Managing Holiday Stress
Wrapped up with the enthusiasm of holiday fun, excitement, busyness, activities, and celebration is the grinding buzz of S-T-R-E-S-S! Children experiencing stress may exhibit an escalation of undesirable behaviors or yet exhibit behaviors never before seen. Adults experiencing stress may exhibit decreased patience and tolerance! When the stress behaviors of children and adults mix … it can be a recipe for chaos!
To sail through the holidays with decreased turbulence, choose and implement some options from the list below and see how enjoyable and smooth your holidays can be:
- Develop a simple and easy to follow “holiday – school vacation” schedule. Include the children so that they have a sense of ownership and say over the schedule. It also helps foster children to create a sense of belonging with their foster family.
- Provide art and craft supplies and encourage your children to make holiday decorations/ornaments for the home as well as to give to others (birth family, social workers, foster family) as a sentiment of the holidays.
- Search the internet for free online printable holiday coloring pages and activity ideas.
- Gather the family for a fun-filled afternoon of cookie baking or candy cottage building! To include younger children in baking activities, let them pour premeasured ingredients into a mixing bowl. Older children can participate in more difficult tasks such as cracking eggs or measuring ingredients. You will find the candy cottage guidelines in our December 2013 newsletter.
- The holiday season is a great time for putting together a “scrap book” or “life book” of photos, school work, drawings, stories, poems, report cards and any other items of information the child wishes to include in this self-celebration book.
- Stick with your home’s existing and established chore list! Routine and predictability are very important to children during low-stress, no-stress and high-stress times.
- Secure an opportunity for you and your children to volunteer in your community (churches, nursing homes, social service agencies and food collection events provide such opportunities). This can be rewarding to children as it provides a framework for what it looks like to help others in need, and it will provide a great story to share with classmates upon return to school. It also can create a sense a sense of inclusiveness as it relates to belonging to a group who’s focus is on needs greater than one’s own.
- Keep your children updated with family, schedule, routine and agenda changes. To decrease stressful reactions to transitions, give notice of upcoming transitions and pending schedule changes as far in advance as possible. Make changes fun! Use the “once upon a time ….” story telling technique to introduce changes.
- When setting out to do some holiday shopping, limit the number of stores in which you take your child. Most children will reach their maximum shopping potential at around 1-3 stores; this is generally due to the stimulation of noise, smells, people and chaos bombarding their senses. The over-stimulated child can manifest his/her behavior in a variety of ways, which may include: crying, whining, verbal aggression, physical aggression, and self-soothing repetitive behaviors.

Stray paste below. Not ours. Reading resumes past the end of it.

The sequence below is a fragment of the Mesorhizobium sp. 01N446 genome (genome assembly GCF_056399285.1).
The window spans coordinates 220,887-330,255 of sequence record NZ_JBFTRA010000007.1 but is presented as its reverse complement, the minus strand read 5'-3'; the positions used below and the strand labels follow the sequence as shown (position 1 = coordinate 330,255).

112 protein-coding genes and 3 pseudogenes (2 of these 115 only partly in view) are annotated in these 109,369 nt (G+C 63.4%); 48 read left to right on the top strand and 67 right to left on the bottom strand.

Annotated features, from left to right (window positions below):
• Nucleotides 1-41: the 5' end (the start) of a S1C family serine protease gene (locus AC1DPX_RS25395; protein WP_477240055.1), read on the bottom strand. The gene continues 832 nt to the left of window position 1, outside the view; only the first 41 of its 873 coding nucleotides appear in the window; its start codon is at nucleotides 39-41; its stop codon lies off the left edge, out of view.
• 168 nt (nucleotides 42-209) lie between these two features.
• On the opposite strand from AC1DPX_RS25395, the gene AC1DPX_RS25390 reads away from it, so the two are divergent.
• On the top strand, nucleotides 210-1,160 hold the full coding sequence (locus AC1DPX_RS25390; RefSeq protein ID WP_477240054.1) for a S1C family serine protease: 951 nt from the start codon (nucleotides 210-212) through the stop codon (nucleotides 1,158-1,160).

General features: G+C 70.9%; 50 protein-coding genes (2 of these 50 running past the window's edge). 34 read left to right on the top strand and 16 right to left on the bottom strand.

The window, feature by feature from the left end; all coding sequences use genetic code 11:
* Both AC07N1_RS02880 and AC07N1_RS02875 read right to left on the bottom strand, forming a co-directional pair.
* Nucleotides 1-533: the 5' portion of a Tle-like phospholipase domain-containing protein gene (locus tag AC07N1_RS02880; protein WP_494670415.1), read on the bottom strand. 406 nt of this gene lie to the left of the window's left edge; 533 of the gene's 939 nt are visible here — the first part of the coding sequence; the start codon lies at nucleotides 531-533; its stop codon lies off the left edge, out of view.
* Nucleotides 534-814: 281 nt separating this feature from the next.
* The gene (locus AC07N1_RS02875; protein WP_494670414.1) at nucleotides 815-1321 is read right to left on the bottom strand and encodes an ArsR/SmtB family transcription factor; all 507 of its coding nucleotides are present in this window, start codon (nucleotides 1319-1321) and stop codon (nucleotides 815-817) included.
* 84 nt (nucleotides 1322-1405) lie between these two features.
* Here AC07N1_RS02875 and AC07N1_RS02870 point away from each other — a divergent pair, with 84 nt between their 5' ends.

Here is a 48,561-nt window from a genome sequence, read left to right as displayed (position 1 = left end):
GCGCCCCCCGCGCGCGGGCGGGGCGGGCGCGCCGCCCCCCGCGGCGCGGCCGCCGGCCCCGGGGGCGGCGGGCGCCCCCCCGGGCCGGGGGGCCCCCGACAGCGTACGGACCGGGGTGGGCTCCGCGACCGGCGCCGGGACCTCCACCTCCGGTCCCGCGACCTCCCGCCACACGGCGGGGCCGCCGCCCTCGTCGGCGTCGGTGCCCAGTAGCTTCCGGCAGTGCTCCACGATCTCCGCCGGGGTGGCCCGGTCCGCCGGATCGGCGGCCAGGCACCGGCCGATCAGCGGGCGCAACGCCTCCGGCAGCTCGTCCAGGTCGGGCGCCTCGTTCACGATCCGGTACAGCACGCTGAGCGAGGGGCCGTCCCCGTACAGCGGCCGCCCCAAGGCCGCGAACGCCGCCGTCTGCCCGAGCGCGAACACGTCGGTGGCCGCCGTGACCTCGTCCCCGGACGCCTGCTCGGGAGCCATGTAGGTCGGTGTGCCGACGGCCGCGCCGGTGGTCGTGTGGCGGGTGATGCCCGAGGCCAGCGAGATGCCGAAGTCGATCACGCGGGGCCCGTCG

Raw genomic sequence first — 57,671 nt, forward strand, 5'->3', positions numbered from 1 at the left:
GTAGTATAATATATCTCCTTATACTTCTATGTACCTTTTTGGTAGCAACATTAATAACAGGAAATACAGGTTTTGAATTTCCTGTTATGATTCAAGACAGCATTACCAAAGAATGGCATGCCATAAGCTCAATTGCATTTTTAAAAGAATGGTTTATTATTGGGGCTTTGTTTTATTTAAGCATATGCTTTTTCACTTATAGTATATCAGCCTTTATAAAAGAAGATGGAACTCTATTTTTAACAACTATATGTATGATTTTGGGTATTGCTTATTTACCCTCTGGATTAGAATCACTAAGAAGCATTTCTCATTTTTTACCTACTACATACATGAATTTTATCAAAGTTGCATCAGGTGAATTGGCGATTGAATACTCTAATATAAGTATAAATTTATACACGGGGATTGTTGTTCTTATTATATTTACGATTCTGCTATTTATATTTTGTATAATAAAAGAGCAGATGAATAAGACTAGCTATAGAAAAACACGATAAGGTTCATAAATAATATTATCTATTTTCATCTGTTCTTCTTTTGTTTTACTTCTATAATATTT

- Include your children in the decorating of the home! Some children are easily over-stimulated so it may be necessary to break the decorating into sections (tree, inside, outside) and times (morning, evening) and in some instances it may need to take place over several days.
- Blinking lights can be over-stimulating for many children and adults; you may want to consider non-blinking lights and even lights of one color to encourage a less stimulating environment.
- Some fragrances can be over-stimulating for many children and adults. You may want to limit your experimentation with seasonal fragrances and stick with those known to have calming effects such as vanilla, chamomile and lavender.
- An observable abundance of wrapped gifts can be over-stimulating and lead to undesirable behaviors such as peeking, name searching, and comparing number of gifts between family members and quite possibly meltdowns.
- Do not hesitate to say “no” to requests, invitations, or anything else that may cause unnecessary stress to you or your family during the holidays.
Foster Children – Understanding Emotions and Tips for Coping during the Holidays
For various reasons, the holidays can be a difficult season for many children and adults to navigate. Many of us experience intensified feelings of loss, separation, stress, obligation, financial burden, and grief. For children who were removed from their birth families, the holidays can be an emotional time that is unconsciously associated with negative experiences and such things as disappointment, trauma, or violence. The following tips may be effective in helping a child cope with holiday stress.
- Recognize the child’s feelings; let the child know that it is alright for him to feel the way he is feeling;
- Resist pushing the child into talking about his feelings but let him know that you are there to listen;
- Identify with the child and share a time in your life when you experienced feelings similar to theirs.
- Increase involvement in outside activities to ward off sadness.
- To increase the child’s sense of pride and feelings of self worth, explore and implement one or more positive traditions that stand as positive memories from the child’s birth family. Perhaps you will learn of and keep a new tradition for your own family.
- Have a family conversation about increased/decreased holiday visits with the biological family as soon as you become aware. In addition, gather the family to review attendance and behavioral expectations at holiday and foster family events prior to occurrence. By keeping all family members “in-the-loop”, stress and disappointment can be minimized.